4. 4.

    Goubau, D., Deddouche, S. & Reis e Sousa, C. Cytosolic sensing of viruses. Immunity 38, 855–869 (2013).

  5. 5.

    Paludan, S. R. & Bowie, A. G. Immune sensing of DNA. Immunity 38, 870–880 (2013).

  6. 6.

    Ablasser, A. et al. RIG-I-dependent sensing of poly(dA:dT) through the induction of an RNA polymerase III-transcribed RNA intermediate. Nat. Immunol. 10, 1065–1072 (2009).

  7. 7.

    Kato, H. et al. Length-dependent recognition of double-stranded ribonucleic acids by retinoic acid-inducible gene-I and melanoma differentiation-associated gene 5. J. Exp. Med. 205, 1601–1610 (2008).

  8. 8.

    Loo, Y. M. & Gale, M. Jr. Immune signaling by RIG-I-like receptors. Immunity 34, 680–692 (2011).

  9. 9.

    Goubau, D. et al. Antiviral immunity via RIG-I-mediated recognition of RNA bearing 5’-diphosphates. Nature 514, 372–375 (2014).

  10. 10.

    Cai, X., Chiu, Y. H. & Chen, Z. J. The cGAS-cGAMP-STING pathway of cytosolic DNA sensing and signaling. Mol. Cell 54, 289–296 (2014).

  11. 11.

    Unterholzner, L. et al. IFI16 is an innate immune sensor for intracellular DNA. Nat. Immunol. 11, 997–1004 (2010).

  12. 12.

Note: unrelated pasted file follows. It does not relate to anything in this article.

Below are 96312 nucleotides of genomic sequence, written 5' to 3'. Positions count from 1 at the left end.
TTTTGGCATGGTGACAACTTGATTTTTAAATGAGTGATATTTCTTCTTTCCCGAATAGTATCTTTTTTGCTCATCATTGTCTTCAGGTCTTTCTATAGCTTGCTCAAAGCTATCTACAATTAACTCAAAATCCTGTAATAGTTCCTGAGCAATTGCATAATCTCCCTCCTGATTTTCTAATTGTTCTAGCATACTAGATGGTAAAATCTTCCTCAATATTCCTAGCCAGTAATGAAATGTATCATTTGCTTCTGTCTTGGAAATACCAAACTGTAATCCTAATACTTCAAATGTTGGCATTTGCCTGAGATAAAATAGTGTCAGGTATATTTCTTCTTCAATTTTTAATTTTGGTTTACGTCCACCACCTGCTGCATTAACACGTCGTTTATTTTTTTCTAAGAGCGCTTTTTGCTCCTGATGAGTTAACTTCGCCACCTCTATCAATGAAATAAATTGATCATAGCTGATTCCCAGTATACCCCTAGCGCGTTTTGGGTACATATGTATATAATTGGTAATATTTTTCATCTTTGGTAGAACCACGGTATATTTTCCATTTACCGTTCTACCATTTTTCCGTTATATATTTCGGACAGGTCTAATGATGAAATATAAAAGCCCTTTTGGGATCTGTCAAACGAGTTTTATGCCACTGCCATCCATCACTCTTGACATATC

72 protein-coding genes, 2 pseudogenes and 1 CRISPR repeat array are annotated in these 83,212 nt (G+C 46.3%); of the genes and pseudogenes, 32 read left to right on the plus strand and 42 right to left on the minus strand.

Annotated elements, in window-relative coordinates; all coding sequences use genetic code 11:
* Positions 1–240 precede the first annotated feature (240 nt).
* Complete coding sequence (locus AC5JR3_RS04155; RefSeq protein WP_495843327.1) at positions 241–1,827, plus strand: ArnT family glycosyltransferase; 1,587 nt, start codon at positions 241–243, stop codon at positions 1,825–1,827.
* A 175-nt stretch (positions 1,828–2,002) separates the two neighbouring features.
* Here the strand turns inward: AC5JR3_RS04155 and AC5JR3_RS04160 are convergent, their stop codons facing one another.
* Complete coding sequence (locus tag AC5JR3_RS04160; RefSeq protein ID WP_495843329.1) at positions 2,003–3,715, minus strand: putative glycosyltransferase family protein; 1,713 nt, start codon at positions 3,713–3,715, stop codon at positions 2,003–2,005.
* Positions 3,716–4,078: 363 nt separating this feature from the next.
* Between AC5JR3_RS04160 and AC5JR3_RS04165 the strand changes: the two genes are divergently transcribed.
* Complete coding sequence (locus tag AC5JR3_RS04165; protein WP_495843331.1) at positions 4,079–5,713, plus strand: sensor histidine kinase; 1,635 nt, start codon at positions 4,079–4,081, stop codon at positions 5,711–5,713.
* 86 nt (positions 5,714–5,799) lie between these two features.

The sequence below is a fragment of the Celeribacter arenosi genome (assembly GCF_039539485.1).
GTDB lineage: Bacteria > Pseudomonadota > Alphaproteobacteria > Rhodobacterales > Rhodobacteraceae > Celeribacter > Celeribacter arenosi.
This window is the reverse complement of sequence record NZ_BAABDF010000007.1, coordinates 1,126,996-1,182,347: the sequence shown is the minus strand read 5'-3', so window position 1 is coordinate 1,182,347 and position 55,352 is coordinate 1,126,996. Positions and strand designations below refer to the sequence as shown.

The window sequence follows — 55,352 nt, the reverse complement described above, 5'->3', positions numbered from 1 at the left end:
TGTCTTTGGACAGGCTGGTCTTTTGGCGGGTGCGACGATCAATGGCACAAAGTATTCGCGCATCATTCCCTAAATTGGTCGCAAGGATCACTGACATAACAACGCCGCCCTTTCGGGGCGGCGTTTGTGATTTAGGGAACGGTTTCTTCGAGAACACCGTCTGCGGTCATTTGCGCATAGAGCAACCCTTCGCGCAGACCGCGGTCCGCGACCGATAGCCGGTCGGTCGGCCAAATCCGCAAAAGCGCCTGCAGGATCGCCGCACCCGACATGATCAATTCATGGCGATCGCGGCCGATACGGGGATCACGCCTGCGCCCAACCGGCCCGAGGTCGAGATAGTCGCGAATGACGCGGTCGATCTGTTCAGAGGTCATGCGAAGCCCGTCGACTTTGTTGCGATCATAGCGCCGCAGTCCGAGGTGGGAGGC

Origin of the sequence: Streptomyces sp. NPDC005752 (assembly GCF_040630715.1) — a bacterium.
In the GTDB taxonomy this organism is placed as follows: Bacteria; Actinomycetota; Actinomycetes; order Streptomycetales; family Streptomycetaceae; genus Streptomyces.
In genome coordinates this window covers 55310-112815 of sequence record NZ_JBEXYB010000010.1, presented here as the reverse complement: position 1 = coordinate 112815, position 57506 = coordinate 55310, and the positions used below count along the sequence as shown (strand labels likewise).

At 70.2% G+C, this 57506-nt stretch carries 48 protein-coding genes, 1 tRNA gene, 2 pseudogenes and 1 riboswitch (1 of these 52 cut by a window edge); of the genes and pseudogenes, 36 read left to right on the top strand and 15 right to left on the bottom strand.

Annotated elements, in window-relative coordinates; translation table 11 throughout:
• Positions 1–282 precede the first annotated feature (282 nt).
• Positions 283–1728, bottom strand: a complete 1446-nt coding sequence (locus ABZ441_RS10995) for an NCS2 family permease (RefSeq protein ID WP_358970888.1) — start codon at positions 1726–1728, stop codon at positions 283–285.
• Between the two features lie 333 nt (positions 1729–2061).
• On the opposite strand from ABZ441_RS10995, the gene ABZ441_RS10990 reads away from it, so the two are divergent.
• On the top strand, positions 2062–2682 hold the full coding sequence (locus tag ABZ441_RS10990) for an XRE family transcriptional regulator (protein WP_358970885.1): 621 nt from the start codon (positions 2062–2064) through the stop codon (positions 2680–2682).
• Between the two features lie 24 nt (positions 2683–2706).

Zhang, Z. et al. The helicase DDX41 senses intracellular DNA mediated by the adaptor STING in dendritic cells. Nat. Immunol. 12, 959–965 (2011).

  13. 13.

    Chen, K., Liu, J. & Cao, X. Regulation of type I interferon signaling in immunity and inflammation: a comprehensive review. J. Autoimmun. 83, 1–11 (2017).

  14. 14.

    Liu, J., Qian, C. & Cao, X. Post-translational modification control of innate immunity. Immunity 45, 15–30 (2016).

  15. 15.

    Li X., et al. The tyrosine kinase Src promotes phosphorylation of the kinase TBK1 to facilitate type I interferon production after viral infection. Sci Signal 10, eaae0435 (2017).

  16. 16.

    Gabhann, J. N. et al. Absence of SHIP-1 results in constitutive phosphorylation of tank-binding kinase 1 and enhanced TLR3-dependent IFN-beta production. J. Immunol. 184, 2314–2320 (2010).

  17. 17.

    Zhao, Y. et al. PPM1B negatively regulates antiviral response via dephosphorylating TBK1. Cell. Signal. 24, 2197–2204 (2012).

  18. 18.